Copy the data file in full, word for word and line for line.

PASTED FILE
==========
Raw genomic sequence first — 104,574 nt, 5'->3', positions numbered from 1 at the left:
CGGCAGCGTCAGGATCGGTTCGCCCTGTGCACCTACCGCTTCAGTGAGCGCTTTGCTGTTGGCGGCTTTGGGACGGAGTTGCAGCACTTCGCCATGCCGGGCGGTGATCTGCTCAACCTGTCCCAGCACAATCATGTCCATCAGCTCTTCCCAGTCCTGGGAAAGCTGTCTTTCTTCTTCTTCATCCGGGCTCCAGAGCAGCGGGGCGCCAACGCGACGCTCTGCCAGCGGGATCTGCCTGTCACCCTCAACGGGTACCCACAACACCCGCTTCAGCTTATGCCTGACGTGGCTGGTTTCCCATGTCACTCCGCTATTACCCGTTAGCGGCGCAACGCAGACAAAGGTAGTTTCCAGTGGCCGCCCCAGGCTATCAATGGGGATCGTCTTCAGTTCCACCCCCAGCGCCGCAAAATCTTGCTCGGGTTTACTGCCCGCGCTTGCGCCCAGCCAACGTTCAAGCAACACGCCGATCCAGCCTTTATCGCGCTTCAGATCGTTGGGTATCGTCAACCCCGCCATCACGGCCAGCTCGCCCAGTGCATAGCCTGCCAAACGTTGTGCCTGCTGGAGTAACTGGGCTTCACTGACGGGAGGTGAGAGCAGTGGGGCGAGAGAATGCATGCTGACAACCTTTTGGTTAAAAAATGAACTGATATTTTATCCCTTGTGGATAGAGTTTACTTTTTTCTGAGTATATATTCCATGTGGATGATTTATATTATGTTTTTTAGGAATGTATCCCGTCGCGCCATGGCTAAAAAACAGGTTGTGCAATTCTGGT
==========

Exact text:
Raw genomic sequence first — 104,574 nt, 5'->3', positions numbered from 1 at the left:
CGGCAGCGTCAGGATCGGTTCGCCCTGTGCACCTACCGCTTCAGTGAGCGCTTTGCTGTTGGCGGCTTTGGGACGGAGTTGCAGCACTTCGCCATGCCGGGCGGTGATCTGCTCAACCTGTCCCAGCACAATCATGTCCATCAGCTCTTCCCAGTCCTGGGAAAGCTGTCTTTCTTCTTCTTCATCCGGGCTCCAGAGCAGCGGGGCGCCAACGCGACGCTCTGCCAGCGGGATCTGCCTGTCACCCTCAACGGGTACCCACAACACCCGCTTCAGCTTATGCCTGACGTGGCTGGTTTCCCATGTCACTCCGCTATTACCCGTTAGCGGCGCAACGCAGACAAAGGTAGTTTCCAGTGGCCGCCCCAGGCTATCAATGGGGATCGTCTTCAGTTCCACCCCCAGCGCCGCAAAATCTTGCTCGGGTTTACTGCCCGCGCTTGCGCCCAGCCAACGTTCAAGCAACACGCCGATCCAGCCTTTATCGCGCTTCAGATCGTTGGGTATCGTCAACCCCGCCATCACGGCCAGCTCGCCCAGTGCATAGCCTGCCAAACGTTGTGCCTGCTGGAGTAACTGGGCTTCACTGACGGGAGGTGAGAGCAGTGGGGCGAGAGAATGCATGCTGACAACCTTTTGGTTAAAAAATGAACTGATATTTTATCCCTTGTGGATAGAGTTTACTTTTTTCTGAGTATATATTCCATGTGGATGATTTATATTATGTTTTTTAGGAATGTATCCCGTCGCGCCATGGCTAAAAAACAGGTTGTGCAATTCTGGT